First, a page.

What's at stake in Julian Assange's extradition fight?

Prosecutors say he committed espionage. Defenders say the case threatens press freedom.

Supporters of Julian Assange at High Court on February 20, 2024 in London, England.
Supporters of Julian Assange at High Court on February 20, 2024 in London, England
(Image credit: Guy Smallman / Getty Images)

After more than a decade in detention and exile, Julian Assange may be on the verge of prosecution for spilling American secrets.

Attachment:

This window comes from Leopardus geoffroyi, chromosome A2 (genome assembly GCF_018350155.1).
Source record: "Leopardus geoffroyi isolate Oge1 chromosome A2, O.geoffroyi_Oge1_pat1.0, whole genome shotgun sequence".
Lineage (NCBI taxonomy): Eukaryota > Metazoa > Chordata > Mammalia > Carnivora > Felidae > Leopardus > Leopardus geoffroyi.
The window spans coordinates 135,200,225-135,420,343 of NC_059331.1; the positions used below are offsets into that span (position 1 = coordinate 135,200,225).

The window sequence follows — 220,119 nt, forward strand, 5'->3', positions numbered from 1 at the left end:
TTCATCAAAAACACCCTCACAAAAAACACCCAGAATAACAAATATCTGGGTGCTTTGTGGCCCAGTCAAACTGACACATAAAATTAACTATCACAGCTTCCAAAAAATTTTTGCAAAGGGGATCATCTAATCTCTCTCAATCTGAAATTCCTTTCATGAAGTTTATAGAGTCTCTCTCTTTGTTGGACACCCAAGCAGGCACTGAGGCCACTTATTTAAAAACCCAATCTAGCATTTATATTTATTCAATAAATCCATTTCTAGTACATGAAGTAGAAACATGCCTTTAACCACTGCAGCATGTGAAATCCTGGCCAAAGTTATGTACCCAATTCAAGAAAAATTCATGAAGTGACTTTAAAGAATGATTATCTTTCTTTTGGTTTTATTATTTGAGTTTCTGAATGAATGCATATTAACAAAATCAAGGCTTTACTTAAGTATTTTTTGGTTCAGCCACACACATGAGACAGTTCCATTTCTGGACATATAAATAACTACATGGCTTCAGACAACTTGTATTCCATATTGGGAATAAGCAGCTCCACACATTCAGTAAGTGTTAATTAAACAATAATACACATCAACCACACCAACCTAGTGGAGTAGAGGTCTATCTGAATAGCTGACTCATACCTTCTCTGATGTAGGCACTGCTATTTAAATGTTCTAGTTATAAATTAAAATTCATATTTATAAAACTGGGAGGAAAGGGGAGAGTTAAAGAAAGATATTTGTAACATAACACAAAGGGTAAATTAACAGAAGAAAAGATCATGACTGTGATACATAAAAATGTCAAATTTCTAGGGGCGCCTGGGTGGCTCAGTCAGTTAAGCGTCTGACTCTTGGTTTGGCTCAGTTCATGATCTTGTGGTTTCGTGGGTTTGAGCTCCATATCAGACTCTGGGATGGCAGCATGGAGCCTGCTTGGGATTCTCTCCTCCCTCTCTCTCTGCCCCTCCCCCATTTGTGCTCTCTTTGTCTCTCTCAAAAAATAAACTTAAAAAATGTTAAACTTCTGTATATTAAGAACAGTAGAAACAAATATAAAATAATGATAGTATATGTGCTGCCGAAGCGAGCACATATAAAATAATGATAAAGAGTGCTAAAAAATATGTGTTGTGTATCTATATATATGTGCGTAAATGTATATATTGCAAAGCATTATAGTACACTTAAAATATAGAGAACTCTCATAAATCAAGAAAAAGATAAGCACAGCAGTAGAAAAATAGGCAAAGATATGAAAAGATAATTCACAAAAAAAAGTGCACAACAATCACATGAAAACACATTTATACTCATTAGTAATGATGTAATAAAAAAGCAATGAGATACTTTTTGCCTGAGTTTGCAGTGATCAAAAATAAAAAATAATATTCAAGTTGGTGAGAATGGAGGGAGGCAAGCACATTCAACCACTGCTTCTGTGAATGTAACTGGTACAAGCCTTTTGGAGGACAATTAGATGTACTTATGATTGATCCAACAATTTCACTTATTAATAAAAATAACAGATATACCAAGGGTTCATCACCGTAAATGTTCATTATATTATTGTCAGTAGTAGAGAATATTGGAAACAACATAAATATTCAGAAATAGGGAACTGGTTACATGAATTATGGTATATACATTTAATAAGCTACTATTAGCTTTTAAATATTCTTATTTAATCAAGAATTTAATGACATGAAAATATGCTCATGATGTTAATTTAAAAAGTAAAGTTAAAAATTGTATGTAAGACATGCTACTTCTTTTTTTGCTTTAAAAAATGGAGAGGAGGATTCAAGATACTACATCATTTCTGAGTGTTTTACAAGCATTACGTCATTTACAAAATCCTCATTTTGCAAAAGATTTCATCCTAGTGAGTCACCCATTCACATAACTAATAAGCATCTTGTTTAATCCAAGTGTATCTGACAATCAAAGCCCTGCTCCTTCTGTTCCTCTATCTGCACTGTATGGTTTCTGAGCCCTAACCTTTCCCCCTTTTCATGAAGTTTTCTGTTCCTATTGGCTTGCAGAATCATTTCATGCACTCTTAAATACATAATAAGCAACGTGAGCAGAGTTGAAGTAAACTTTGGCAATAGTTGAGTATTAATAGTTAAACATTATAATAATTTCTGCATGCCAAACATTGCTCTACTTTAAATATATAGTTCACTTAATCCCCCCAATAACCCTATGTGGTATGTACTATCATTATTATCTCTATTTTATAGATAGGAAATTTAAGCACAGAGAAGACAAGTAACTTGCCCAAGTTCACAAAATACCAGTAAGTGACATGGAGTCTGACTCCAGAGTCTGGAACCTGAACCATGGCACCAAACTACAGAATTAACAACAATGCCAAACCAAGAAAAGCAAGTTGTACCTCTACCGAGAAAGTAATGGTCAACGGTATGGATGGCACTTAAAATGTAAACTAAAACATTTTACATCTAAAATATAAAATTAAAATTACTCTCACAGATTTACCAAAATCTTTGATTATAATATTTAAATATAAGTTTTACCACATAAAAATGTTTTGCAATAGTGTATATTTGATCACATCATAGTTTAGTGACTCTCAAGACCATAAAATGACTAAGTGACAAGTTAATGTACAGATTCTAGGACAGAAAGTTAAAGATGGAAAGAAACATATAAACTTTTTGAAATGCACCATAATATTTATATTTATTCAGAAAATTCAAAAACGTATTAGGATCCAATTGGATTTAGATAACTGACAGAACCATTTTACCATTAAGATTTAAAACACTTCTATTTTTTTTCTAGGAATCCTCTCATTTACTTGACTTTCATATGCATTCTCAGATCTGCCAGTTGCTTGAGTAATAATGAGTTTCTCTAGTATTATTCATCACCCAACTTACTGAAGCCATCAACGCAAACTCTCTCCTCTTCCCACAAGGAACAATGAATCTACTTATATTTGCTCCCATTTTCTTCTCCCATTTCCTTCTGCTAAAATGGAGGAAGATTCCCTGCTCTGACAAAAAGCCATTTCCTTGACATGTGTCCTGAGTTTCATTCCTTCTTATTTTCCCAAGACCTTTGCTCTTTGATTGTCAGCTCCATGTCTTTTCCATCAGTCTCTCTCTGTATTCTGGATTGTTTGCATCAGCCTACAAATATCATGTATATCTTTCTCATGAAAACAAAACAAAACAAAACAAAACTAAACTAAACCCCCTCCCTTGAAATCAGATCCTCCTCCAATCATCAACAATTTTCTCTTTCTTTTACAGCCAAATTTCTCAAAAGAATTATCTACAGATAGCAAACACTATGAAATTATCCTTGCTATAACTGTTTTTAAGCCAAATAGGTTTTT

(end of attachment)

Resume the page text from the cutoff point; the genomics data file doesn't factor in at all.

The WikiLeaks founder, imprisoned in the U.K. since 2019, this week faced an extradition hearing in a British court, The Associated Press said. U.S. lawyers told a judge that Assange's "bid to solicit, steal and indiscriminately publish classified U.S. government documents" put lives at risk. Assange, they said, went far beyond the bounds of journalism by encouraging leaker Chelsea Manning to steal the secret files that were published in 2010. "The allegations are that he sought to encourage theft and hacking that would benefit WikiLeaks," said one prosecutor.

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